The Lae-Salamaua raid lays the foundation for Allied victories at Guadalcanal and Kokoda

The Lae-Salamaua raid also laid the foundations for major Allied victories later in 1942 at Guadalcanal and Kokoda.

The capture of the island of Tulagi and its employment as a Japanese naval flying boat base was a preliminary to establishment of a Japanese forward airstrip a short distance away at Lunga Point on the northern coast of Guadalcanal. The one month delay in the capture of Tulagi produced by the Lae-Salamaua raid also delayed construction of the Japanese forward airstrip on Guadalcanal by at least one month. This delay provided the Americans with time to prepare a large landing force to capture the Japanese airstrip being built on Guadalcanal. Even so, the Americans barely reached Guadalcanal in time. When American Marines landed at Lunga Point on 7 August 1942, the Japanese were ready to bring into operation this airstrip that later became famous as Henderson Field. If the Americans had not seized this airstrip when they did, the Guadalcanal Campaign could not have proceeded as it did. An operational Japanese airstrip on Guadalcanal would have been a formidable obstacle to an American landing in 1942.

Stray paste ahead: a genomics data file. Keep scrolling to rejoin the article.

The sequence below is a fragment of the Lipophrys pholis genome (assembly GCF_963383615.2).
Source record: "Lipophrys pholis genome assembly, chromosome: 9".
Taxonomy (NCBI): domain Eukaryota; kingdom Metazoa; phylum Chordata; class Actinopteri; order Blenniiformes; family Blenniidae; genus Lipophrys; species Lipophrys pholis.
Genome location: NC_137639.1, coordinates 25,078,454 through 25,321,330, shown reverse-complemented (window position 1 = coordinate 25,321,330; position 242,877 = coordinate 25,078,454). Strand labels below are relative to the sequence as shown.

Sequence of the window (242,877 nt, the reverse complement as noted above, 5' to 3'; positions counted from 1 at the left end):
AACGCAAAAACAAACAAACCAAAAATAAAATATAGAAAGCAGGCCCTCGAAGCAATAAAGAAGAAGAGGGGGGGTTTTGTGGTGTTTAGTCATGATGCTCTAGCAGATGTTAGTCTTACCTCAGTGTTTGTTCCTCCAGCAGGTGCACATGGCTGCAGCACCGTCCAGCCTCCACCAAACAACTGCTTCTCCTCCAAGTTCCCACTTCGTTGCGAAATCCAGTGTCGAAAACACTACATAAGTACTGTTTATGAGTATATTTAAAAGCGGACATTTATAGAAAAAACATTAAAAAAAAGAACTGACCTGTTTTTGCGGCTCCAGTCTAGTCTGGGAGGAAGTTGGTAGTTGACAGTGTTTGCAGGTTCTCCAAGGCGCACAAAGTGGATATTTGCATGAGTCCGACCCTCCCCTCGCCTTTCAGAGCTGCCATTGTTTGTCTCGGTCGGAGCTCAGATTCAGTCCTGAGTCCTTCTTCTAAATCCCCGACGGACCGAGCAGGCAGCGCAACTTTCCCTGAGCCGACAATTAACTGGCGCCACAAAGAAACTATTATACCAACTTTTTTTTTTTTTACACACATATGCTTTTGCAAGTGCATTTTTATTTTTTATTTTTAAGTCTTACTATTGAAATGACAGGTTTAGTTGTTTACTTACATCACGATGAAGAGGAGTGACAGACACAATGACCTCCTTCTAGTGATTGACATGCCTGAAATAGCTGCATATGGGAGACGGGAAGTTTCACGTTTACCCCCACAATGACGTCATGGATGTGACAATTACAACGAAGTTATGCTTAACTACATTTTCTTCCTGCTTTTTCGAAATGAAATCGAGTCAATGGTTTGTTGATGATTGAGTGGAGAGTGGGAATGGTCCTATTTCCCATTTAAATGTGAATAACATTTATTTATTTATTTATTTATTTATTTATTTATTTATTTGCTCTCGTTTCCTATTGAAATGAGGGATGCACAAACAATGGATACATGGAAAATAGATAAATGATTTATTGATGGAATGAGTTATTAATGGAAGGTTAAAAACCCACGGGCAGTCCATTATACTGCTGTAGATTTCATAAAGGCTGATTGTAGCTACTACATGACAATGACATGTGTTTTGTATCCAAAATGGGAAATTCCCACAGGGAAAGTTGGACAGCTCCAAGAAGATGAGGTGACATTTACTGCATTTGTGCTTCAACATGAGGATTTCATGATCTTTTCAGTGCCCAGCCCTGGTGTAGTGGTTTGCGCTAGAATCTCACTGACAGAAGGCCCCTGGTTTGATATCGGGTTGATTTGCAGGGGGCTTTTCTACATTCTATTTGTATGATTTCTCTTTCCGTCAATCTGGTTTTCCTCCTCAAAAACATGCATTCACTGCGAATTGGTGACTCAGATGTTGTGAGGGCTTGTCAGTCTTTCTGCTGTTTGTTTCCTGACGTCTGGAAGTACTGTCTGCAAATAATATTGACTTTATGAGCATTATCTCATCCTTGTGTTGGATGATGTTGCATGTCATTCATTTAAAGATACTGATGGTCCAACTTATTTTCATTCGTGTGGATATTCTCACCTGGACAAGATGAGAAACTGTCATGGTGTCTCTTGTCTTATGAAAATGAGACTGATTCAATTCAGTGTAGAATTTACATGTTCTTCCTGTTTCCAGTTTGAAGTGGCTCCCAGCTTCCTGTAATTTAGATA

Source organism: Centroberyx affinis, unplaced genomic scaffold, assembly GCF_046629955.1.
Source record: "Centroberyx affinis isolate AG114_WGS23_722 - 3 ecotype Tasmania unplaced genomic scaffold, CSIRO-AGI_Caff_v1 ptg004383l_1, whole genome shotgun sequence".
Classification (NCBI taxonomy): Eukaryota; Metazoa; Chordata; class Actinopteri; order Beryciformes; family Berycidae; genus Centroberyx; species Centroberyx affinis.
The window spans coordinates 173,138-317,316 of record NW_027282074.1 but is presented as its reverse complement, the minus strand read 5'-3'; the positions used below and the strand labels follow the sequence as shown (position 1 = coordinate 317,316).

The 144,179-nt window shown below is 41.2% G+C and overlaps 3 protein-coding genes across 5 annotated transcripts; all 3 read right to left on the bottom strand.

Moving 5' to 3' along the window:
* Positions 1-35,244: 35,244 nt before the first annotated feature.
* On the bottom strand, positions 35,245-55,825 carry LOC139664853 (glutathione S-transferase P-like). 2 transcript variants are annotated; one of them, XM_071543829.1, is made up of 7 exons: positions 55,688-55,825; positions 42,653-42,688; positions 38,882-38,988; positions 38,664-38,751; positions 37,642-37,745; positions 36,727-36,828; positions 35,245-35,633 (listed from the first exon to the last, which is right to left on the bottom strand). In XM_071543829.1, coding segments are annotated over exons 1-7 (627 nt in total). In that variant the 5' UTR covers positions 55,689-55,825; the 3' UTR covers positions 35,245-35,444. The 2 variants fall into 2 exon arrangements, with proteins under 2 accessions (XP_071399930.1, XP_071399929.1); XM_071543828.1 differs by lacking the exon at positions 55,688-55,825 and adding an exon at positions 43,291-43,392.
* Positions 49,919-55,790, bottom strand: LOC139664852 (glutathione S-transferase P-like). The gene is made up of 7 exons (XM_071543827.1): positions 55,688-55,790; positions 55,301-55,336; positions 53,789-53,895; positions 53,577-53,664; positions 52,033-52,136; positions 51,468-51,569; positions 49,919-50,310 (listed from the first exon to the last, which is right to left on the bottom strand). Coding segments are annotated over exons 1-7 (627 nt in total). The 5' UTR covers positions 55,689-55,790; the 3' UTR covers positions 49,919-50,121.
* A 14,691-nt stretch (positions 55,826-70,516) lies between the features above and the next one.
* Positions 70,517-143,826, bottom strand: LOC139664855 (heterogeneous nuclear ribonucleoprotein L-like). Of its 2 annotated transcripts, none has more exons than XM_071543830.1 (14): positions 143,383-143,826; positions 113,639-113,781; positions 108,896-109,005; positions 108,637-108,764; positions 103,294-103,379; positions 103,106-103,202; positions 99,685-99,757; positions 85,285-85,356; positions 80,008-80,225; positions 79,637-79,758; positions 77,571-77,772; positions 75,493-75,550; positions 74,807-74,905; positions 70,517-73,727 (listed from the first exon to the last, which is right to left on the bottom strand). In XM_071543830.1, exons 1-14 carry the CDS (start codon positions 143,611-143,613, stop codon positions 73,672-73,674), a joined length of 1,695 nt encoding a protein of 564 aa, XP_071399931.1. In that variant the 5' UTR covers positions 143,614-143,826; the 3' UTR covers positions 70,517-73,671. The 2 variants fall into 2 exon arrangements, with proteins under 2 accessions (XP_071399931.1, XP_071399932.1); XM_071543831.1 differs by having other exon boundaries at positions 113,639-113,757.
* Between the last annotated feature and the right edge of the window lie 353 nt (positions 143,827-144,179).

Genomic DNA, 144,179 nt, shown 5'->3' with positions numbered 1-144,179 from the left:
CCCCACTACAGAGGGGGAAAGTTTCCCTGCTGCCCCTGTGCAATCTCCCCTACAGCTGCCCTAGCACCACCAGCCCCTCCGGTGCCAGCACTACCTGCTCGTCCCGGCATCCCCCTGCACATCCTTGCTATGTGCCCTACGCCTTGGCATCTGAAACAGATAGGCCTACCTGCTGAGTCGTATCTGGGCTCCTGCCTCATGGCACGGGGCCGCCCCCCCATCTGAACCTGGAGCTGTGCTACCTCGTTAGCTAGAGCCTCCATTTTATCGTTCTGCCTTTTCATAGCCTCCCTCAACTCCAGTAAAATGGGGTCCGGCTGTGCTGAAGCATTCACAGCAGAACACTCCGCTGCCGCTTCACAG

The Guadalcanal Campaign had a direct impact on the equally bloody fighting between the Japanese and Australians on the Kokoda Track. The Japanese outnumbered the Australians by five to one, were better armed and supplied, and had pushed the Australians slowly back across the Owen Stanley Range to the last ridge before Port Moresby. Although suffering terrible losses from Japanese mountain artillery, the Australians dug in to make a final stand. From the heights of the Owen Stanleys, the starving and exhausted men of Major General Horii's South Seas Detachment could actually see the searchlights sweeping the night sky at Port Moresby and the Japanese general begged for reinforcements for his final push to capture the vital Allied base.  Because of heavy Japanese losses at Guadalcanal, Major General Horii was denied reinforcements and he was forced to retreat to his beachheads with the Australians in hot pursuit.  If the Guadalcanal Campaign had not been initiated in August 1942, Horii would almost certainly have been reinforced and Port Moresby would have been lost to the Allies.

It will be apparent from the foregoing that the barely acknowledged Lae-Salamaua raid by Lexington and Yorktown produced consequences for the Pacific War out of all proportion to the damage inflicted on the Japanese by that raid.

AMERICAFIGHTSBACKINDEX

NEXT